A mutt by any other name…

Jeff and Mutt in the SnowI’ve been thinking a bit about dogs lately, and that’s all been triggered by sorrow.  The passing of a beloved dog is a hard burden to bear, especially because that passing is usually at my own request.  But with each passing, I’m reminded anew of all the dogs I’ve loved in my life and how they’ve changed me, loved me in return and made my life richer for it.  That I am a dog person, there is no doubt.  And that goes way, way back to before I was born.  Several lifetimes ago now.

I still don’t exactly know where she came from.  Part of me always thought my dad found her in a sack on the side of the highway.  Part thinks she was a shelter dog that they adopted from the local animal shelter.  But regardless of how she came into my family, she was there before me.  She was a gorgeous Collie / German Shepherd mix, all long legs and long fur with GSD colors.  She was my dad’s dog, until she wasn’t any more.  That part came later, though.

At first, to say she and I got along would be an egregious lie.  Truth is, as a mewling, pink little pup, I had no idea at all, but she did.  I was an invader.  I was a new thing that her people had brought home.  I was not to be trusted.  I was coming between her and her people.  And so she’d give me looks.  She’d bare her teeth and threaten me with a low growl.  Eventually, as I grew, and became more mobile, she’d turn it up a bit until finally she was snarling and snapping at me.  She was the alpha dog and was going to put me in my place in the pecking order.  I was too young to really remember any of this, mind you, so this is based on what my parents have told me.  One day she snapped at me and slunk off when my dad turned towards her.

“Let me catch you again,” he warned, “and you’ll regret it.”

He caught her again, snarling and snapping at me, a dog far larger than I was at that age, capable of killing me should she have put her mind to it.  And she snapped and my dad kicked her hard in the side, launching her across the room with his big work boots that I remember so well.  And from that moment on, she was no longer my dad’s dog.  From that moment on, she was my dog.  In that moment, her place in the pecking order was solidified, beneath me, and she came to accept that, and became my dog.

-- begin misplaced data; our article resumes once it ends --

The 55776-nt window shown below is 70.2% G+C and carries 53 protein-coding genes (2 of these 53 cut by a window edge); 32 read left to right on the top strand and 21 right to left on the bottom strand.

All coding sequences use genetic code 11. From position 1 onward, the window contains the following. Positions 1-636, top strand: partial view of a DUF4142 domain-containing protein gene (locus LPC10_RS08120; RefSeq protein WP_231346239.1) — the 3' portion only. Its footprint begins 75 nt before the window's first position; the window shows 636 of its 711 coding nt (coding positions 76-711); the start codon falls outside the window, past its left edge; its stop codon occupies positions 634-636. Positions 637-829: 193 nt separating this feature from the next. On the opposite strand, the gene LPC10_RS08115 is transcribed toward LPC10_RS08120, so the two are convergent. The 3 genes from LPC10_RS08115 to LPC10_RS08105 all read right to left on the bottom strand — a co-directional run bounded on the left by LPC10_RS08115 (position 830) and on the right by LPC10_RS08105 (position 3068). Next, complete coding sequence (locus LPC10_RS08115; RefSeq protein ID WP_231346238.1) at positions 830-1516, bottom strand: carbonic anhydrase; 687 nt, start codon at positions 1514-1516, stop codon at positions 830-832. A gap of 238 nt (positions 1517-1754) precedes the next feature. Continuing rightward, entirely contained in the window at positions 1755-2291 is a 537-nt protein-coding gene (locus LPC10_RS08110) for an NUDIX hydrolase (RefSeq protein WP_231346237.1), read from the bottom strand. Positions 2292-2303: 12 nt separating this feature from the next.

Growing up, Mutt was my best friend.  When my parents were at work, or sleeping, she was there to keep me company.  When my grandmother was watching soaps and sipping coffee from that old brown mug she had, Mutt was there.  She lived mostly outdoors in an old kennel made of what seemed to be 50 foot high fencing wire attached to old T-Bar iron posts.  She had a dog house that both of us could easily fit inside, made of ply-board, two by fours and roofing shingles.  Every day I’d race out to free her from her confines and we’d be off.  Some days she’d hike with me in the woods where I grew up.  Some days we’d play in the creek together.  Sometimes we’d just lay in the grass, counting puffy white clouds in the Virginia sky, napping in the warmth of the sun.  But no matter what, we had each other.

Sometimes, she’d wander off to who knows where on her own and be gone for a couple days or so.  But she always came back to me, sometimes bringing back something she’d stolen from wherever it was she ventured.  Sometimes it was a carcass from a kill she’d made hunting.  But she always came back to me.

Eventually, I went off to Kindergarten.  I’m sure she missed me during those long days, but she was always there to greet me when I returned.  Tail wagging, ready for me to play, to run, to hike.  She was always there to greet me, rushing to the end of our drive to sit patiently when the bus dropped me off.  As I grew and made friends, sometimes I’d be late coming back and not get to see her that day.  But she’d always greet me with the same joy and enthusiasm every day I got off that bus.